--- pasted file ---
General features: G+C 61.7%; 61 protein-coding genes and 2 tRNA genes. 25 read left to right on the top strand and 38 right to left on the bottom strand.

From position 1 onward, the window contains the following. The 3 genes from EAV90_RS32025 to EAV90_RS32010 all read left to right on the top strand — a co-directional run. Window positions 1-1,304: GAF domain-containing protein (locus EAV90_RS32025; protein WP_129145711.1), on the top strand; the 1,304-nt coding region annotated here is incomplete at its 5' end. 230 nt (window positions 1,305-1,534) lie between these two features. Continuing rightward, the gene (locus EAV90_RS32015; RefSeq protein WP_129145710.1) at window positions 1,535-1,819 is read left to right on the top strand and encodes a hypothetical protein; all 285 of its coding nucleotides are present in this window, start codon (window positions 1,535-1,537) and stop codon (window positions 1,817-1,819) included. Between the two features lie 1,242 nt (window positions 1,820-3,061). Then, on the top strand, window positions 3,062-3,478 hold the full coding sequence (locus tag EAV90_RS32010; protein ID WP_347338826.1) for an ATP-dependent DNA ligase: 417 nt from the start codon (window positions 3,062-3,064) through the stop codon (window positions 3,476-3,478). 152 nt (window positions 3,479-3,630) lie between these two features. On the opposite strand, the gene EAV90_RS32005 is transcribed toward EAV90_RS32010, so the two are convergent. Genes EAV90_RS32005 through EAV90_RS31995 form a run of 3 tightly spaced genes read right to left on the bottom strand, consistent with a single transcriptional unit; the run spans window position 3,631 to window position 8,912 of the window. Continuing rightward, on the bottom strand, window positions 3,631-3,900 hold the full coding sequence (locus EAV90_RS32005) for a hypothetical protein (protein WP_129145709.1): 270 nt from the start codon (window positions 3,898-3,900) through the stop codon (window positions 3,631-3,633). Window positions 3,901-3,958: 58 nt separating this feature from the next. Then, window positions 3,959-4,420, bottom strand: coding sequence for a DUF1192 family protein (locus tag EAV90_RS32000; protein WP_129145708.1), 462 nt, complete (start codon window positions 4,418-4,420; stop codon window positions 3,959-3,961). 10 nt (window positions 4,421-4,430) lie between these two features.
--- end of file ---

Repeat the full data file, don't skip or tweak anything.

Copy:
General features: G+C 61.7%; 61 protein-coding genes and 2 tRNA genes. 25 read left to right on the top strand and 38 right to left on the bottom strand.

From position 1 onward, the window contains the following. The 3 genes from EAV90_RS32025 to EAV90_RS32010 all read left to right on the top strand — a co-directional run. Window positions 1-1,304: GAF domain-containing protein (locus EAV90_RS32025; protein WP_129145711.1), on the top strand; the 1,304-nt coding region annotated here is incomplete at its 5' end. 230 nt (window positions 1,305-1,534) lie between these two features. Continuing rightward, the gene (locus EAV90_RS32015; RefSeq protein WP_129145710.1) at window positions 1,535-1,819 is read left to right on the top strand and encodes a hypothetical protein; all 285 of its coding nucleotides are present in this window, start codon (window positions 1,535-1,537) and stop codon (window positions 1,817-1,819) included. Between the two features lie 1,242 nt (window positions 1,820-3,061). Then, on the top strand, window positions 3,062-3,478 hold the full coding sequence (locus tag EAV90_RS32010; protein ID WP_347338826.1) for an ATP-dependent DNA ligase: 417 nt from the start codon (window positions 3,062-3,064) through the stop codon (window positions 3,476-3,478). 152 nt (window positions 3,479-3,630) lie between these two features. On the opposite strand, the gene EAV90_RS32005 is transcribed toward EAV90_RS32010, so the two are convergent. Genes EAV90_RS32005 through EAV90_RS31995 form a run of 3 tightly spaced genes read right to left on the bottom strand, consistent with a single transcriptional unit; the run spans window position 3,631 to window position 8,912 of the window. Continuing rightward, on the bottom strand, window positions 3,631-3,900 hold the full coding sequence (locus EAV90_RS32005) for a hypothetical protein (protein WP_129145709.1): 270 nt from the start codon (window positions 3,898-3,900) through the stop codon (window positions 3,631-3,633). Window positions 3,901-3,958: 58 nt separating this feature from the next. Then, window positions 3,959-4,420, bottom strand: coding sequence for a DUF1192 family protein (locus tag EAV90_RS32000; protein WP_129145708.1), 462 nt, complete (start codon window positions 4,418-4,420; stop codon window positions 3,959-3,961). 10 nt (window positions 4,421-4,430) lie between these two features.